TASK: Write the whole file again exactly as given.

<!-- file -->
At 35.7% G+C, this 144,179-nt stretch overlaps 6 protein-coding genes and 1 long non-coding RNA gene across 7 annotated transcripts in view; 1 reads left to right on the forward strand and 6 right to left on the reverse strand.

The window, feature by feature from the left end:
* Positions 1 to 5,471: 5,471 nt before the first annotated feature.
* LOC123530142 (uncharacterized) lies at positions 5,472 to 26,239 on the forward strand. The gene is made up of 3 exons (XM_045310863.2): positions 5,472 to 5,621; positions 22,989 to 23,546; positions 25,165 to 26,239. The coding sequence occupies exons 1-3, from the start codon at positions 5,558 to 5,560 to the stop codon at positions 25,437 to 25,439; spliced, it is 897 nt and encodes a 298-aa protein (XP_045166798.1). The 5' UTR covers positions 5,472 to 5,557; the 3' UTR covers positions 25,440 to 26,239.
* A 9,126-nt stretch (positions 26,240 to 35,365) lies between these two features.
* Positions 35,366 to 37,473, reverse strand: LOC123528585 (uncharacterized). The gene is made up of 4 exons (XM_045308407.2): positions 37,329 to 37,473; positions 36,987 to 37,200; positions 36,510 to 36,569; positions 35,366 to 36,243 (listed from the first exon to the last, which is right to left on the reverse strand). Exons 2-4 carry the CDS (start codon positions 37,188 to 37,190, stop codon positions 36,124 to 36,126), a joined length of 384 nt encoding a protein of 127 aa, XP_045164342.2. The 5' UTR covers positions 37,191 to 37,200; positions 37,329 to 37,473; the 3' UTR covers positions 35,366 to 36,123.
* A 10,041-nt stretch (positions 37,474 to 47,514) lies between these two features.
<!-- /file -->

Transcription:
At 35.7% G+C, this 144,179-nt stretch overlaps 6 protein-coding genes and 1 long non-coding RNA gene across 7 annotated transcripts in view; 1 reads left to right on the forward strand and 6 right to left on the reverse strand.

The window, feature by feature from the left end:
* Positions 1 to 5,471: 5,471 nt before the first annotated feature.
* LOC123530142 (uncharacterized) lies at positions 5,472 to 26,239 on the forward strand. The gene is made up of 3 exons (XM_045310863.2): positions 5,472 to 5,621; positions 22,989 to 23,546; positions 25,165 to 26,239. The coding sequence occupies exons 1-3, from the start codon at positions 5,558 to 5,560 to the stop codon at positions 25,437 to 25,439; spliced, it is 897 nt and encodes a 298-aa protein (XP_045166798.1). The 5' UTR covers positions 5,472 to 5,557; the 3' UTR covers positions 25,440 to 26,239.
* A 9,126-nt stretch (positions 26,240 to 35,365) lies between these two features.
* Positions 35,366 to 37,473, reverse strand: LOC123528585 (uncharacterized). The gene is made up of 4 exons (XM_045308407.2): positions 37,329 to 37,473; positions 36,987 to 37,200; positions 36,510 to 36,569; positions 35,366 to 36,243 (listed from the first exon to the last, which is right to left on the reverse strand). Exons 2-4 carry the CDS (start codon positions 37,188 to 37,190, stop codon positions 36,124 to 36,126), a joined length of 384 nt encoding a protein of 127 aa, XP_045164342.2. The 5' UTR covers positions 37,191 to 37,200; positions 37,329 to 37,473; the 3' UTR covers positions 35,366 to 36,123.
* A 10,041-nt stretch (positions 37,474 to 47,514) lies between these two features.